Over the weekend, the ever-bold Burger King revealed a new visual identity– the first in 20 years. It’s carried out a comprehensive overhaul, bringing a mouth-wateringly playful feel to its new celebration of flat design, inspired by 1969 and 1999 logos.
We know it’s still (very) early days, but the move provides three reminders for any marketeer considering doing the same:
1. A rebrand comes with risk, so carefully identify what to hold on to and what to let go
At the heart of any rich brand is a set of powerfully distinctive assets – shapes, colours, sounds, words, fonts – that bring to mind both the brand and positive associations with it.
Although we’re not privy to Burger King’s brand trackers, its visual refresh suggests it was falling short of this ambition. As Fer Machado (Burger King, CMO) reflected on Twitter, the old logo was more reminiscent of a fuel brand than a fast-food chain, with the blue swoop and ‘shiny buns’ lending a sense of artificiality that he was keen to let go of.
But, instead of starting from scratch, Burger King has cleverly drawn on past memorable logos and their appeal. Certainly, from the colour palette to the cheeky monogram, the new design feels fresh yet comfortingly familiar. Coupled with the persuasively ‘delicious’ font, the overall identity enticingly suggests a step forward for the Burger King you know and love – great ingredients and great flavours, delivered with a touch of irreverence.
So, consider the power that existing assets do / don’t hold – ensure any new identity still feels distinctively ‘you’ whilst suggesting a persuasive brand evolution
2. Connect with a lasting cultural shift and the deeper motivations behind it
If you ever needed confirmation that retro was ‘in’, surely this is it. By delving into their archives, Burger King has tapped into a cultural current we’ve seen growing across both fashion and design for years now; back in 2016 Kodak, NatWest and Coop all reverted to vintage graphic identities and more recently Mars have celebrated nostalgia with the return of Opal Fruits.
What’s most interesting for us are the motivations driving this trend – people’s need for comfort and familiarity amidst increasing instability. With pandemic and political anxiety continuing into 2021, the pull of the past is likely to continue and playing into it stands Burger King in good stead. This ‘retro feel’ might initially feel like it belongs in a campaign, but consumers’ desire to return to a safe, uncomplicated time is likely to continue long beyond this year and looks a solid foundation for the brand long-term.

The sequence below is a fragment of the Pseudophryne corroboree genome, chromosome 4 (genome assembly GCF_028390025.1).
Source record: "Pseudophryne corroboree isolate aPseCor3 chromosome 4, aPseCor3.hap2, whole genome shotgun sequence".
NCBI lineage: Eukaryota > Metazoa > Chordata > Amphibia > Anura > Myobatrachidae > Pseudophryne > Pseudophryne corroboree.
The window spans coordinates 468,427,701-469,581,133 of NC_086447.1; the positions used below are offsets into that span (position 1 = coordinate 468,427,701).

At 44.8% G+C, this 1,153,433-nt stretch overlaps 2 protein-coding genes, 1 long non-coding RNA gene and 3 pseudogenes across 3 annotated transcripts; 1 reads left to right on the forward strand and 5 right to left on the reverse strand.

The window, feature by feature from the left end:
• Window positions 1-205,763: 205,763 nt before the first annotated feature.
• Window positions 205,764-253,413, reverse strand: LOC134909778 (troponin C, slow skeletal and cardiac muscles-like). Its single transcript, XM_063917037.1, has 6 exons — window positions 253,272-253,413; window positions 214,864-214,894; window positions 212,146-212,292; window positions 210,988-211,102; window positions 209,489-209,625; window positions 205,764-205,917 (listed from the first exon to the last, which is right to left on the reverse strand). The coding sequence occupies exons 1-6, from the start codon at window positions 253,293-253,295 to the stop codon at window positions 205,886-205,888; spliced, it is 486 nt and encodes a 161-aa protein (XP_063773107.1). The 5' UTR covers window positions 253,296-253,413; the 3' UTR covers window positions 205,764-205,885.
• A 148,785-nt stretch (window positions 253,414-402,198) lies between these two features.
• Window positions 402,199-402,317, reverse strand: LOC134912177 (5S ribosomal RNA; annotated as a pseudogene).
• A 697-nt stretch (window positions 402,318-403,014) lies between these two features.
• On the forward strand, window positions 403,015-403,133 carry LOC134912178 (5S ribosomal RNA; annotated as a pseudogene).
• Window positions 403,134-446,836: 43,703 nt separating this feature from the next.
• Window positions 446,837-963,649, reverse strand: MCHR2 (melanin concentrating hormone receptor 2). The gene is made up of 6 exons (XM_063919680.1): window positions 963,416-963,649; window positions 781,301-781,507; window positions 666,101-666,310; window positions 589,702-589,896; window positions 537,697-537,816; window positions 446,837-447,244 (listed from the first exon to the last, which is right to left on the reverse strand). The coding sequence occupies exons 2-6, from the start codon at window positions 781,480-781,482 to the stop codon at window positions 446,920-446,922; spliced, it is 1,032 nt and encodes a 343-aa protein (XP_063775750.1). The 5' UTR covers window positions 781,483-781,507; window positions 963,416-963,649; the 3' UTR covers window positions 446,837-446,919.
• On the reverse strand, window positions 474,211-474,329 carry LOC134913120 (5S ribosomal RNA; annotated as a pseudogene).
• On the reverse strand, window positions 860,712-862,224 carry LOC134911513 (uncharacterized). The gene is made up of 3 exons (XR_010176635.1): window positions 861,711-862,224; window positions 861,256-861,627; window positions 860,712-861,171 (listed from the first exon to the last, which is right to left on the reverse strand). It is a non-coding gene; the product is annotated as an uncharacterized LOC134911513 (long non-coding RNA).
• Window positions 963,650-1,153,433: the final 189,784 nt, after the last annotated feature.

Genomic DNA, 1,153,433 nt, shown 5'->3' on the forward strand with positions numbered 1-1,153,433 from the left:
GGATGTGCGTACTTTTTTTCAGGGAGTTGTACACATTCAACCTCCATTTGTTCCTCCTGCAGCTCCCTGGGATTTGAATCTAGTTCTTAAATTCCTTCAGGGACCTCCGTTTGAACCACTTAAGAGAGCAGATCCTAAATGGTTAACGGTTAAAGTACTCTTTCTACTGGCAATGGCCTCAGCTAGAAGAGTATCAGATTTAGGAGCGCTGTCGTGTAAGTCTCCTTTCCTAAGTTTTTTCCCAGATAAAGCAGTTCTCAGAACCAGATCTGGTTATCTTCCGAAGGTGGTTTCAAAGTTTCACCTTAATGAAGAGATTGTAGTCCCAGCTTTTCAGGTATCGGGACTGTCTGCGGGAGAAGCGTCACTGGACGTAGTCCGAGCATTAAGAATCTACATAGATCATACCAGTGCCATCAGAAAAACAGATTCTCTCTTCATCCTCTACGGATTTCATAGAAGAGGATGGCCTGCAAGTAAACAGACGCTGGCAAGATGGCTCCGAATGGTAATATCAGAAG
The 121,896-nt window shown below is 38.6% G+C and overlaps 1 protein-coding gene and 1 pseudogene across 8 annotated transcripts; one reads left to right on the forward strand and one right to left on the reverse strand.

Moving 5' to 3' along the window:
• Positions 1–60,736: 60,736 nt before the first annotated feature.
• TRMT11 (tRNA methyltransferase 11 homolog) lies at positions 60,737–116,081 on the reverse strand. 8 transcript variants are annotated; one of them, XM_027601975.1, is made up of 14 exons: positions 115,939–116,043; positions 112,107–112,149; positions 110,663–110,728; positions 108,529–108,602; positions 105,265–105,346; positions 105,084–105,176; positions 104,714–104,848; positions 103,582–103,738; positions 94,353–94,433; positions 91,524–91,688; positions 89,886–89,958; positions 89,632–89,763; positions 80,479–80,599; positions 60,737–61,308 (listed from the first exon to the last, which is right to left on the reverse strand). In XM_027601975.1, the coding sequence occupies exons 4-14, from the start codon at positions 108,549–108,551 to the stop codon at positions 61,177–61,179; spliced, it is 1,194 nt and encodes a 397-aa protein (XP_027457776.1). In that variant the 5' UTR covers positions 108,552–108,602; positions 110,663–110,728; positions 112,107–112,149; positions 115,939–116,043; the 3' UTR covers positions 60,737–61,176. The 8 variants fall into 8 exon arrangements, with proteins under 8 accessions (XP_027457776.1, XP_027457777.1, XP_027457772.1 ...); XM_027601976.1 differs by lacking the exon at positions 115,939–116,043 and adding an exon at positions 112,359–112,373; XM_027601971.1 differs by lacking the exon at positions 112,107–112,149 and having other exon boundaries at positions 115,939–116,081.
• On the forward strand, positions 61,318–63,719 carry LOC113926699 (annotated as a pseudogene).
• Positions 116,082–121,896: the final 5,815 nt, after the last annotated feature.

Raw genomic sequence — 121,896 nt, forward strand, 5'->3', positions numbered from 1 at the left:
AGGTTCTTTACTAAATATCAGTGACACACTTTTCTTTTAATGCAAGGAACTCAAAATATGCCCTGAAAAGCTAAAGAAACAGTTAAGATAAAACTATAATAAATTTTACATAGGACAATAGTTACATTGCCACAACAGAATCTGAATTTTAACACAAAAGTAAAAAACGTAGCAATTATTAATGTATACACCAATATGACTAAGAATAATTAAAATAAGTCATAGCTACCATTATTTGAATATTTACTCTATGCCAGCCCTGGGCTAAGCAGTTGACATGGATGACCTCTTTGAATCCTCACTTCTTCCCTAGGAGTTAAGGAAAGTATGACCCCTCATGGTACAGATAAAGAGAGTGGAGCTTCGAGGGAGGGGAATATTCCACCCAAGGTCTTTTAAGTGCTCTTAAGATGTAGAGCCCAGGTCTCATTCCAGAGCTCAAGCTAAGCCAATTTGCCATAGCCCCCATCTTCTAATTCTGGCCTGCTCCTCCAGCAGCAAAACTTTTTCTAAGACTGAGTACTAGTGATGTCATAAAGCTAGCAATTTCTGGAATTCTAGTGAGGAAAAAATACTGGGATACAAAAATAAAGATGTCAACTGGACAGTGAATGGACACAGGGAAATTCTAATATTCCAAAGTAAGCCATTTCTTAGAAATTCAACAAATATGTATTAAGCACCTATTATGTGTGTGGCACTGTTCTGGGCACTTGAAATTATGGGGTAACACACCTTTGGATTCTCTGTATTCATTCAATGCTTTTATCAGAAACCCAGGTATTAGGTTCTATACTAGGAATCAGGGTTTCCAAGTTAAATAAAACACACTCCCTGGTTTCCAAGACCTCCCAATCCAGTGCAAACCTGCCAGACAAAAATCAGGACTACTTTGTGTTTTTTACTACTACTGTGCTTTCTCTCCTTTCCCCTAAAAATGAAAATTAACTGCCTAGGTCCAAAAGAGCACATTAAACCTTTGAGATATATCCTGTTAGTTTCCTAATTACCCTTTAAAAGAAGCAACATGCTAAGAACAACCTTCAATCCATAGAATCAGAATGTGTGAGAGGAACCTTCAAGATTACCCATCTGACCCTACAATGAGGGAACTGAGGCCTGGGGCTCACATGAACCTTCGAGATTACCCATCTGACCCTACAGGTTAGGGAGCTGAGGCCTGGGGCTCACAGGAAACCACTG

So, spend time gathering deep cultural insight, to help pull apart a transient campaign idea from a brand idea with longevity.
3. Brilliant design promises brilliant experience; the customer should feel the benefit
While distinctive assets are crucial for brand building, brand recognition in isolation doesn’t generate success – at HMc, we believe a richer brand is one that you can feel, not just see. It has an elevated product/service experience that reflects the needs and aspirations of those drawn to it.
And whilst Burger King has recently excelled in marketing creativity (even winning a Cannes Lion last year), customers will be hungry for change that they can really feel. It looks like BK is planning to overhaul its restaurants and that it will continue to develop its plant-based food, but what else is on the menu is unclear. It remains to be seen what this new visual direction – initially suggesting playfulness, vibrancy, and tastier ingredients – means in reality for the customer experience.
So, identify the moments in the experience that need elevating alongside any identity shift to ensure your brand continues to show up as powerfully and consistently as possible.
Brand building takes time. Whilst marketeers are flippin’ out on Twitter and in industry press, it will be a while before we actually know whether Burger King’s decision will pay off in stronger brand equity and financial return.
If you’re looking at a brand re-launch, please get in touch to discuss how we can help firstname.lastname@example.org